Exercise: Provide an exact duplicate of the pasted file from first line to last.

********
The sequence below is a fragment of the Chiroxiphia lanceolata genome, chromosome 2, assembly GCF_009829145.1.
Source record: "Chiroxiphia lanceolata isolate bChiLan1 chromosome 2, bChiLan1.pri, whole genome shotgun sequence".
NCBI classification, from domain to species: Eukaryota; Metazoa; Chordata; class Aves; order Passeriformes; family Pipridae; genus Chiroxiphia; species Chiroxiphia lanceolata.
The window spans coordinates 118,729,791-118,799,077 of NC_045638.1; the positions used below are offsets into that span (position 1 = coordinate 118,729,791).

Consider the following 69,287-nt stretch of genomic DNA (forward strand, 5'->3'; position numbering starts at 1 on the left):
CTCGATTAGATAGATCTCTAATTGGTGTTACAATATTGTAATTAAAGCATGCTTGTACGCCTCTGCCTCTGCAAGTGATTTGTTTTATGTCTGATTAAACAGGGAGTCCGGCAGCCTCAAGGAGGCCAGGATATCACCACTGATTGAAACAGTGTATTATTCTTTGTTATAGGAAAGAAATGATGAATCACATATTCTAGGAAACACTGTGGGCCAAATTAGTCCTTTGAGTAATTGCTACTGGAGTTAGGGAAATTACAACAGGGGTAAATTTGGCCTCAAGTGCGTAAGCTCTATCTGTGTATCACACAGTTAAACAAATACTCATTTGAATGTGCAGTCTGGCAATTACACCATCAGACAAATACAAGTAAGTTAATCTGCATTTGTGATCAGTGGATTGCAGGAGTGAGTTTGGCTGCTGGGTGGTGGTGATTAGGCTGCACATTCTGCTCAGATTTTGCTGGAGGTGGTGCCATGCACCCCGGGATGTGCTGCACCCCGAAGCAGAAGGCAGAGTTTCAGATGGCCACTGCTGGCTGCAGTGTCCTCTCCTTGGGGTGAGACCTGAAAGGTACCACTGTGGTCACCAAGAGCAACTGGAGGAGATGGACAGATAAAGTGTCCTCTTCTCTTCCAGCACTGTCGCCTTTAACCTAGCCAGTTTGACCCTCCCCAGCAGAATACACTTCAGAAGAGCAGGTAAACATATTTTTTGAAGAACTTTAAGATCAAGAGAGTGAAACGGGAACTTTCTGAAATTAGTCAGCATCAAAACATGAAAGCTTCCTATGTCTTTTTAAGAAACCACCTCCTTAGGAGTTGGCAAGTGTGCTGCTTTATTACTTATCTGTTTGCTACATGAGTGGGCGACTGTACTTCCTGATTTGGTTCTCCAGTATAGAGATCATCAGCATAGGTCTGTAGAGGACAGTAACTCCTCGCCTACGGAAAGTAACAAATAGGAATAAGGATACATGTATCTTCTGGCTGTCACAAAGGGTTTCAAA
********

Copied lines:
The sequence below is a fragment of the Chiroxiphia lanceolata genome, chromosome 2, assembly GCF_009829145.1.
Source record: "Chiroxiphia lanceolata isolate bChiLan1 chromosome 2, bChiLan1.pri, whole genome shotgun sequence".
NCBI classification, from domain to species: Eukaryota; Metazoa; Chordata; class Aves; order Passeriformes; family Pipridae; genus Chiroxiphia; species Chiroxiphia lanceolata.
The window spans coordinates 118,729,791-118,799,077 of NC_045638.1; the positions used below are offsets into that span (position 1 = coordinate 118,729,791).

Consider the following 69,287-nt stretch of genomic DNA (forward strand, 5'->3'; position numbering starts at 1 on the left):
CTCGATTAGATAGATCTCTAATTGGTGTTACAATATTGTAATTAAAGCATGCTTGTACGCCTCTGCCTCTGCAAGTGATTTGTTTTATGTCTGATTAAACAGGGAGTCCGGCAGCCTCAAGGAGGCCAGGATATCACCACTGATTGAAACAGTGTATTATTCTTTGTTATAGGAAAGAAATGATGAATCACATATTCTAGGAAACACTGTGGGCCAAATTAGTCCTTTGAGTAATTGCTACTGGAGTTAGGGAAATTACAACAGGGGTAAATTTGGCCTCAAGTGCGTAAGCTCTATCTGTGTATCACACAGTTAAACAAATACTCATTTGAATGTGCAGTCTGGCAATTACACCATCAGACAAATACAAGTAAGTTAATCTGCATTTGTGATCAGTGGATTGCAGGAGTGAGTTTGGCTGCTGGGTGGTGGTGATTAGGCTGCACATTCTGCTCAGATTTTGCTGGAGGTGGTGCCATGCACCCCGGGATGTGCTGCACCCCGAAGCAGAAGGCAGAGTTTCAGATGGCCACTGCTGGCTGCAGTGTCCTCTCCTTGGGGTGAGACCTGAAAGGTACCACTGTGGTCACCAAGAGCAACTGGAGGAGATGGACAGATAAAGTGTCCTCTTCTCTTCCAGCACTGTCGCCTTTAACCTAGCCAGTTTGACCCTCCCCAGCAGAATACACTTCAGAAGAGCAGGTAAACATATTTTTTGAAGAACTTTAAGATCAAGAGAGTGAAACGGGAACTTTCTGAAATTAGTCAGCATCAAAACATGAAAGCTTCCTATGTCTTTTTAAGAAACCACCTCCTTAGGAGTTGGCAAGTGTGCTGCTTTATTACTTATCTGTTTGCTACATGAGTGGGCGACTGTACTTCCTGATTTGGTTCTCCAGTATAGAGATCATCAGCATAGGTCTGTAGAGGACAGTAACTCCTCGCCTACGGAAAGTAACAAATAGGAATAAGGATACATGTATCTTCTGGCTGTCACAAAGGGTTTCAAA